Last year, ASIS International released the Enterprise Security Risk Management (ESRM) Guideline, which takes a different approach to traditional security. The ESRM Guideline was released at the 2019 Global Security Exchange (GSX) in September, and the Maturity Model is now available on the ASIS website.
Enterprise Security Risk Management (ESRM) is a strategic approach to security management that ties an organization’s security practice to its overall strategy using globally established and accepted risk management principles. In ESRM, the security professionals and the asset owners share security responsibilities, but all final security decisions are the responsibility of the asset owner.
The National Institute of Standards and Technology (NIST) is looking for public and private sector experts to take part in an exercise that will evaluate the digital forensics community’s ability to conduct mobile- and computer-based investigations.
What is a security professional to do when you are already operating a lean organization, you are protecting your company’s assets the best you can and you still have to perform better with fewer resources?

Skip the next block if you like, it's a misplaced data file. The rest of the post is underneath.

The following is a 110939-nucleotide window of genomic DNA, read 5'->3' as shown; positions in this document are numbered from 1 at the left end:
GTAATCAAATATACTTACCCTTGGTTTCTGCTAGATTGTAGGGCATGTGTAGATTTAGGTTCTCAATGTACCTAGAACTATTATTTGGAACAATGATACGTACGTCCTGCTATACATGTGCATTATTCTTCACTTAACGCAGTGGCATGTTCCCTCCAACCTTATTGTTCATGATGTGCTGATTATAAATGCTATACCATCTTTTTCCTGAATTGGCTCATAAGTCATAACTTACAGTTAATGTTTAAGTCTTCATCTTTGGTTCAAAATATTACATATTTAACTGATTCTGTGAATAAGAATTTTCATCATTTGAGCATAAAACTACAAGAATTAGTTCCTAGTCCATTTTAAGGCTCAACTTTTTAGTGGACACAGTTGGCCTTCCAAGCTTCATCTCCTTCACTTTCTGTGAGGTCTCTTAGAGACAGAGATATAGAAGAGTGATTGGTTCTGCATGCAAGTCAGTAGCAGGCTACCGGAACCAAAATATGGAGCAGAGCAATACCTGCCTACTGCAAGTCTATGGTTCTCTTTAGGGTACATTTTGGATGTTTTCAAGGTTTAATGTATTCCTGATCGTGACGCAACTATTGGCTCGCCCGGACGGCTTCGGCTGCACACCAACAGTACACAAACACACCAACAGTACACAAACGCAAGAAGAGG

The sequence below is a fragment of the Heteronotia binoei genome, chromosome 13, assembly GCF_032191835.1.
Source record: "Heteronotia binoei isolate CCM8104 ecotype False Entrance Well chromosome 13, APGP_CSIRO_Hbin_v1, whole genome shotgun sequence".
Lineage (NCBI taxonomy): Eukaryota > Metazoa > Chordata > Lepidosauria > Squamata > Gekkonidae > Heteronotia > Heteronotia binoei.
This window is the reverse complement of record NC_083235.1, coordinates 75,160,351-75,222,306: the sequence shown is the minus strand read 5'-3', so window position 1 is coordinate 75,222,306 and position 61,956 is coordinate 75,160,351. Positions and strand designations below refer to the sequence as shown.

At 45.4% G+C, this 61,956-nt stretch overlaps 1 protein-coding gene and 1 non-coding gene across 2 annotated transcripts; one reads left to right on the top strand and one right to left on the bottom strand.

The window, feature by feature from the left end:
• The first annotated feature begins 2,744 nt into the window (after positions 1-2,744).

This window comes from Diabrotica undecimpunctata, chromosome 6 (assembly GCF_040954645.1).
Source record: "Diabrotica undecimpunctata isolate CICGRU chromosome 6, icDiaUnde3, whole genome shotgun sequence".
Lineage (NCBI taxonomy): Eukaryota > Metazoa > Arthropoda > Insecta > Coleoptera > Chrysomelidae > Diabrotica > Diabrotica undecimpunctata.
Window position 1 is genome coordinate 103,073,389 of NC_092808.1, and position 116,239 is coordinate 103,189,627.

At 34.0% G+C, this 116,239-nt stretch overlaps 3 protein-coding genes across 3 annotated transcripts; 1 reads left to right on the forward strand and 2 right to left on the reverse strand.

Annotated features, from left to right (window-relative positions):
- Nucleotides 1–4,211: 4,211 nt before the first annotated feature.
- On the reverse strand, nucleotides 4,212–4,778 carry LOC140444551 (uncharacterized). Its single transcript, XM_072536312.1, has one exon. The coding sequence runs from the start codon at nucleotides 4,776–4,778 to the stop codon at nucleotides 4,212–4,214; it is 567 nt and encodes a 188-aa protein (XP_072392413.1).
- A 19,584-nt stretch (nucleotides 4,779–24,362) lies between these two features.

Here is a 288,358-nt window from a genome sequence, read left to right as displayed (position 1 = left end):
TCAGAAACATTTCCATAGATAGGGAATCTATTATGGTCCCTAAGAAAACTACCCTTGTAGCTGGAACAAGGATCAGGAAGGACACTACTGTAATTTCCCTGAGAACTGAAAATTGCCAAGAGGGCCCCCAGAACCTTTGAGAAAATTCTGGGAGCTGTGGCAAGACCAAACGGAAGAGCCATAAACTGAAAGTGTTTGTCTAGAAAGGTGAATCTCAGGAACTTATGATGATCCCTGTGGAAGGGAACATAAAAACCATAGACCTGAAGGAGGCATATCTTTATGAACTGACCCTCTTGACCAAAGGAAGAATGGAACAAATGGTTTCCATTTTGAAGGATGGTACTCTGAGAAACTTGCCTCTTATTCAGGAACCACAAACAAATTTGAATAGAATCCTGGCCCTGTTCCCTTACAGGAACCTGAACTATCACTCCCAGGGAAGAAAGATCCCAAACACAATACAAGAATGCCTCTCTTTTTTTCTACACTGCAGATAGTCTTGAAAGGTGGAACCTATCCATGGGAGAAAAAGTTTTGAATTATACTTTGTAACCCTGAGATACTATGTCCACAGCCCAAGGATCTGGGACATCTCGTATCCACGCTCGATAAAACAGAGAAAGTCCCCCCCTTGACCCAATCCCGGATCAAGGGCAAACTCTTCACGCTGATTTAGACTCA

As security professionals, we inherently understand the concept of “risk.” We are surrounded by leaders and business partners who also understand these concepts — just with a different lens. To align the differences in our approach, we just need to adjust our understanding, gain a few more skills and approach our programs with a management mindset similar to the way business looks at risk.
We tend to believe that it is the business’s responsibility to understand the importance of security and, therefore, recognize the need to invest. But in the world of business, that’s simply not the case. Business leaders have operations to run and missions to fulfill, and as security leaders we need to understand that it’s up to us to bridge the gap between the security way of thinking and the business way of thinking.
This model allows the security leader and team to work with business leaders to monitor resources, understand security risks, and, together, deliver the most appropriate and effective solutions to mitigate those risks. Security leaders can also use the information gathered during the risk-based reboot to understand and communicate the total cost of ownership of the security program — based on the value of the business’s assets that are exposed to certain security risks — as well as the cost of the various resolutions that are put in place.
This month in Security magazine, we highlight COVID-19 and infosec's response. How has the sudden shift to remote work changed the roles of CISOs and security teams? Also this month, we profile Justin Dolly, CSO at Sauce Labs, his view on infosec and building security teams. In addition, security experts discuss continuous monitoring, radicalism, quantum technology, endpoint security and more.